So now the fact that people who work overnights and have trouble getting enough sleep are viewed as suffering from a horrible malady and — whaddya know?! — need these new, miraculous little pills.

In fact, there’s a mysterious symptom of SWD that bedevils its sad victims. It’s called ES. Lord above, please don’t ever let me have to bear the horrors of ES. Scientists, chemists, and doctors must work around the clock to battle this scourge.

Somehow the heroic folks of Cephalon who put out the outfit’s website have mustered the courage to actually define ES. Yes, they have steeled themselves to type the words Excessive Sleepiness.

He Needs Pills, Stat!

The marvels of modern science! Who would have though that if you work nights and aren’t able to get enough sleep you’d become, well, sleepy?

Now, the sane among us agree that the optimal cure for SWD and its little brother, ES, is to look for a day job but, of course, that would preclude the need for Cephalon Inc.’s new, miraculous little pills.

It’s funny. There’s a group of people who have long had to work late into the night and have had trouble getting to sleep after their work shifts. They’re called musicians.

Musicians are notorious for having drug problems. Read any rock or pop or country star’s autobiography and nine times out of ten it’ll include several chapters on the author’s mighty battle with substances.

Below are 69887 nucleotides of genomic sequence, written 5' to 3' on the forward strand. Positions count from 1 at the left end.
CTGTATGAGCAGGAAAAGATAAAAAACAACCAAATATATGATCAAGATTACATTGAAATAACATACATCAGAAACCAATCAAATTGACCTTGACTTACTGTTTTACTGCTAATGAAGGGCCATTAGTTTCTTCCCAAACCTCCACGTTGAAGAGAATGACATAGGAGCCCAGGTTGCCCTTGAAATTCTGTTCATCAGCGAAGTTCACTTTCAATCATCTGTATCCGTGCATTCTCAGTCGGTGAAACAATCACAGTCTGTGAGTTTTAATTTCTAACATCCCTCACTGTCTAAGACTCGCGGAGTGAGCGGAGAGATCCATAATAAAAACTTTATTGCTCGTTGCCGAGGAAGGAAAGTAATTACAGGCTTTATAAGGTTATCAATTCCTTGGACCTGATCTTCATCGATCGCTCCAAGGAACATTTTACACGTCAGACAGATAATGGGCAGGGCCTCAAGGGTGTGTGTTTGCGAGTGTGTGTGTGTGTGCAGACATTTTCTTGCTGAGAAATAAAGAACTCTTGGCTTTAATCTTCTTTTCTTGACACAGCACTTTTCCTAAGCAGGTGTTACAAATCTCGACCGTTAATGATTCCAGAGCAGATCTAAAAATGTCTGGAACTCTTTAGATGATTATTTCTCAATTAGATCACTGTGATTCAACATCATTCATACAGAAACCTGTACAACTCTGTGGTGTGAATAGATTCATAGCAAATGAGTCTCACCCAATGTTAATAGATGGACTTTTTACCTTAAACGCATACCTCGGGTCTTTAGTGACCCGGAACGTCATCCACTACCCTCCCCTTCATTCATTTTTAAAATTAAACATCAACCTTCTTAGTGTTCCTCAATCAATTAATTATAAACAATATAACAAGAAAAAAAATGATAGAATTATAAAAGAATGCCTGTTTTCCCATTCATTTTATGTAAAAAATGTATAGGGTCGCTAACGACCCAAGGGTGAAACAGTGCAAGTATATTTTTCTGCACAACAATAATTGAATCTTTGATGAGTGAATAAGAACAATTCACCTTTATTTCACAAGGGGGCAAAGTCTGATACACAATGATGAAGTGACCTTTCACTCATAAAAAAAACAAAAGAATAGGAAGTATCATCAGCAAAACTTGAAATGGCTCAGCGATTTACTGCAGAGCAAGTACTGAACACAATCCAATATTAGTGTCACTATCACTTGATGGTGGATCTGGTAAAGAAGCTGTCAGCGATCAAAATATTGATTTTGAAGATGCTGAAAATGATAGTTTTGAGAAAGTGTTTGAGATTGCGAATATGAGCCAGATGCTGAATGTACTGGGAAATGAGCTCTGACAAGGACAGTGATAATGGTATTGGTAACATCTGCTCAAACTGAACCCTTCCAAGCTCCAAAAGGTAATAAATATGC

And just as invariably, they ascribe their early propensity to self-medicate to the twin needs of getting themselves up for their performances and then getting themselves down so they can sleep. They take speed or cocaine to prepare for the night’s gig and then they gulp downers or smoke pot or drink Southern Comfort (the foulest spirit ever distilled, BTW) to lull themselves into the arms of Morpheus.

Dr. Richards, I Presume

It’s an ugly vicious cycle, brought on by the performer’s need to make piles of cash in the short period that they may be popular and to provide ongoing employment for the dozens of people who depend on them. This kind of drug-taking is frowned upon.

Yet Nuvigil is advertised all day long and doctors prescribe it by the bushel-full.

Yet another thing I can’t figure.

GO AWAY, WOULDJA?

As long as I’m harping on the imponderables, how about this?

Who does Grover Norquist think he is and why in the world should we pay an iota of attention to such a grim-visaged, rigid, morally superior ideologue?

The Pencil Today:

THE QUOTE

“Affluence creates poverty.” — Marshall McLuhan

GAME ON

I have a feeling Rep. Todd Young (R-Indiana) is getting a little concerned about Shelli Yoder.

She Works Hard For The Money